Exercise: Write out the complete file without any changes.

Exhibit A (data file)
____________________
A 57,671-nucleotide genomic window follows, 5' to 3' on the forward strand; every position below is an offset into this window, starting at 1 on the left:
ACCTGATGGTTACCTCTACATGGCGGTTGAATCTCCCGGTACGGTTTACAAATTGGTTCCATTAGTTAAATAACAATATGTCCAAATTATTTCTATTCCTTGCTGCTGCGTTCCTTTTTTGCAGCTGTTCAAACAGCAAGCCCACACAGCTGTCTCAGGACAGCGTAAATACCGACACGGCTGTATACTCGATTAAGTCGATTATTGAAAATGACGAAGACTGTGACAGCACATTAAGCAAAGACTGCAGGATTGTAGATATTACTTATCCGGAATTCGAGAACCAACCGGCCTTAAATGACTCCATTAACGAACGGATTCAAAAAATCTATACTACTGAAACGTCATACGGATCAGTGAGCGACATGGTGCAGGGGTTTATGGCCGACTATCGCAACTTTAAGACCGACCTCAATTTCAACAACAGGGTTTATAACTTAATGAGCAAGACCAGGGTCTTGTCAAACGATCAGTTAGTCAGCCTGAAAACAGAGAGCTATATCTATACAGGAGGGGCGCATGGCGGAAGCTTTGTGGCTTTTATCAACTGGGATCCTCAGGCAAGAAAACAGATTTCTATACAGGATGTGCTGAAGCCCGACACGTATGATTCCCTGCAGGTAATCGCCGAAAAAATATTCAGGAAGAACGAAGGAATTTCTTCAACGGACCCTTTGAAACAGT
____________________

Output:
A 57,671-nucleotide genomic window follows, 5' to 3' on the forward strand; every position below is an offset into this window, starting at 1 on the left:
ACCTGATGGTTACCTCTACATGGCGGTTGAATCTCCCGGTACGGTTTACAAATTGGTTCCATTAGTTAAATAACAATATGTCCAAATTATTTCTATTCCTTGCTGCTGCGTTCCTTTTTTGCAGCTGTTCAAACAGCAAGCCCACACAGCTGTCTCAGGACAGCGTAAATACCGACACGGCTGTATACTCGATTAAGTCGATTATTGAAAATGACGAAGACTGTGACAGCACATTAAGCAAAGACTGCAGGATTGTAGATATTACTTATCCGGAATTCGAGAACCAACCGGCCTTAAATGACTCCATTAACGAACGGATTCAAAAAATCTATACTACTGAAACGTCATACGGATCAGTGAGCGACATGGTGCAGGGGTTTATGGCCGACTATCGCAACTTTAAGACCGACCTCAATTTCAACAACAGGGTTTATAACTTAATGAGCAAGACCAGGGTCTTGTCAAACGATCAGTTAGTCAGCCTGAAAACAGAGAGCTATATCTATACAGGAGGGGCGCATGGCGGAAGCTTTGTGGCTTTTATCAACTGGGATCCTCAGGCAAGAAAACAGATTTCTATACAGGATGTGCTGAAGCCCGACACGTATGATTCCCTGCAGGTAATCGCCGAAAAAATATTCAGGAAGAACGAAGGAATTTCTTCAACGGACCCTTTGAAACAGT